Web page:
Angel Pagan salutes the crowd at the Giants' victory parade
The world champion San Francisco Giants have made strides towards their goal of winning another title. After a 52-year period in San Francisco with no World Series championships, the Giants have now won in two of the last three years.
GM Brian Sabean has already signed three players who were instrumental to the Giants' success in 2012. Angel Pagan, Marco Scutaro and Jeremy Affeldt will all return in the orange and black.
In addition to these three, the Giants are looking to add a right-handed-hitting outfielder to share time with Gregor Blanco in left field. The Giants have been considering Cody Ross, Scott Hairston and Ryan Ludwick, who just agreed to return to the Reds on a two-year contract.
The Giants are also looking for a right-handed relief pitcher to bolster their bullpen. They failed to tender Brian Wilson a contract. Now a free agent, Wilson is shopping his services.
Let's take a closed look at the pros and cons of acquiring each of the players the Giants have already signed or are targeting.
Jeremy Affeldt had an excellent season in 2012.
The San Francisco Giants' first big move of the offseason was to reach a contract agreement with reliever Jeremy Affeldt. He had a fine 2012 campaign, compiling a record of 1-2, with an ERA of 2.70 and WHIP of 1.263.
Affeldt also threw 63.1 innings, which tied Santiago Casilla for the most innings pitched by a San Francisco relief pitcher this season. Unlike fellow lefties Javier Lopez and Jose Mijares, Giants' manager Bruce Bochy is comfortable letting Affeldt face both left- and right-handed batters.
Affeldt's value soared following his 2012 postseason performance. He threw 10.1 innings, allowing only five hits and no runs. At the age of 33, this is likely Affeldt's last big payday. He made the most of the opportunity by coming to terms with the Giants on a three-year, $18 million contract.
I would have preferred signing Affeldt to a two-year deal, but interest in him was high and there were not a lot of proven left-handed relievers on the market. Giants' GM Brian Sabean did not want to risk losing Affeldt, so he gave him the extra year.
Is this a good deal for the Giants?
If Affeldt can pitch effectively for at least two of those three years, the Giants will have gotten their money's worth.
Angel Pagan hauls in this long drive in Game 4 of the World Series.
Angel Pagan was coming off a poor season in 2011 when Giants' GM Brian Sabean was able to work out a deal with the Mets to acquire Pagan for fan favorite Andres Torres and reliever Ramon Ramirez. Pagan found a home in San Francisco and the fans embraced him.
Pagan plays the game with a great deal of emotion and the roaring crowds at AT&T Park energized him. Pagan said on numerous occasions how much he loved the fans, which made them adore him even more.
On the field, Pagan put up some great numbers while playing a career-high 154 games. He hit .288, with an OBP of .338. Pagan's OPS was .778, which was solid for a leadoff hitter.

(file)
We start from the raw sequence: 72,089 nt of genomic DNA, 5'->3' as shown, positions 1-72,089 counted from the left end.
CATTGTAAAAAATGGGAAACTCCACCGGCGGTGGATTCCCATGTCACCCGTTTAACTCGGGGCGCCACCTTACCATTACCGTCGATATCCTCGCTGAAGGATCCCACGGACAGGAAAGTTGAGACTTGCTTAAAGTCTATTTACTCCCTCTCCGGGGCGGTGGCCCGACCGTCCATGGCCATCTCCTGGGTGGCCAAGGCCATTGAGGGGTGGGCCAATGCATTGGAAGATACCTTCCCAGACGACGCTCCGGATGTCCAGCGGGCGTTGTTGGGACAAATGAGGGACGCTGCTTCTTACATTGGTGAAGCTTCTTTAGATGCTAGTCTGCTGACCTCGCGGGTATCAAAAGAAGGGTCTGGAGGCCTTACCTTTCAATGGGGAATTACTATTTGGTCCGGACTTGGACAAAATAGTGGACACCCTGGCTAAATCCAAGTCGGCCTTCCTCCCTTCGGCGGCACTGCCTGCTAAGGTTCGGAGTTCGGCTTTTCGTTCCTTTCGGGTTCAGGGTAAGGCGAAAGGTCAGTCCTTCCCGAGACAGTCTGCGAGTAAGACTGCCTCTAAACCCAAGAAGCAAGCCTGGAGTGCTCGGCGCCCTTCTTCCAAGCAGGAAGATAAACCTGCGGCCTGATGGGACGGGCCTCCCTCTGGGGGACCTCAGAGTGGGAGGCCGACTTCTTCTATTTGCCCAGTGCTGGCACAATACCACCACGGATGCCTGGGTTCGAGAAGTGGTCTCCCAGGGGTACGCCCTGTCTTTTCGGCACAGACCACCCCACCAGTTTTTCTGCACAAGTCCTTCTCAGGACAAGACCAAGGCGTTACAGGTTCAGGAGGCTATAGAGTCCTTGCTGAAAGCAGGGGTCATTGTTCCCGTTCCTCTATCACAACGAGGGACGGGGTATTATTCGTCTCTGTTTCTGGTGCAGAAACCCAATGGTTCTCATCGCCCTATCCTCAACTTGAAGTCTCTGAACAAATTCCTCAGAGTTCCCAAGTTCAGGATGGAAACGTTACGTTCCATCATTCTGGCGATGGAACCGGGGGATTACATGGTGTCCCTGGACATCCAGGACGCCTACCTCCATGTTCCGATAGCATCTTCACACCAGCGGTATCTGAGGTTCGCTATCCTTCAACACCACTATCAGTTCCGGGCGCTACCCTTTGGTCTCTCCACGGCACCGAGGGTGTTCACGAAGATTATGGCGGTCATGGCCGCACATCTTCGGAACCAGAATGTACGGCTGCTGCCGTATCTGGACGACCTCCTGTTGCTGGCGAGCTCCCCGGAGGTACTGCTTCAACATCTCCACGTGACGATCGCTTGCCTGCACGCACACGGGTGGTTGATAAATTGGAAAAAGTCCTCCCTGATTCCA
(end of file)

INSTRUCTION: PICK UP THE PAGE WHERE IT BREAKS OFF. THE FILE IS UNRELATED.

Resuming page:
Pagan led the league in triples with 15 and also stole 29 bases. Pagan's defense also improved steadily over the second half of the season.
The Giants signed Pagan to a four-year, $40 million contract. Looking at what some of the other outfielders on the free-agent market are commanding, this deal for Pagan is actually a very good one.
Torii Hunter was the first big-name outfielder to sign. He completed a two-year, $26 million contract with the Detroit Tigers. Hunter is 37 years of age, so the size of this deal was somewhat of a surprise.
The Giants were hoping to land Pagan with a three-year deal, which I figured would be around $36 million. When they signed him to a four-year contract for $40 million, I was okay with that. Pagan will be 35 years old when this contract expires, but in my view, the Giants got the extra year for only $4 million more.
Then, when I see Shane Victorino signing a three-year, $39 million contract with the Red Sox, I am even more pleased with the Pagan deal. In addition, the other top quality center fielders on the free-agent market, Michael Bourn and Josh Hamilton, are both looking for far bigger deals than what Pagan agreed to.
Hopefully, Pagan will be productive for the duration of the contract. However, even if the Giants are forced to eat the final year of this deal, but Pagan plays three solid seasons in San Francisco, this will have been a very good deal for both parties.
Marco Scutaro drives in the winning run in Game 4 of the World Series.
When Giants' GM Brian Sabean made the trade with the Rockies, I figured that was a nice deal. Scutaro could fill in for the injured Pablo Sandoval at third base. The Giants gave up rookie Charlie Culberson, who I was never really high on anyway.
However, Scutaro had other plans. He played so well that when Sandoval returned, manager Bruce Bochy moved Scutaro over to second base, replacing Ryan Theriot.
In 61 games with the Giants, Scutaro had 243 at-bats and hit .362. He drove in 44 runs and also scored 40. Scutaro was also a bonding force in the dugout as his professional approach was well received by everyone.
It was the postseason that endeared Scutaro to Giants fans forever. He was the MVP of the NLCS, as he went 14-28 for a .500 batting average, drove in four runs and scored six. He also showed tremendous grit when he was able to fight through a great deal of pain after being run over by Matt Holliday at second base.
Scutaro also drove in the winning run in extra innings of Game 4 of the World Series. His hit gave the Giants the sweep over the Tigers.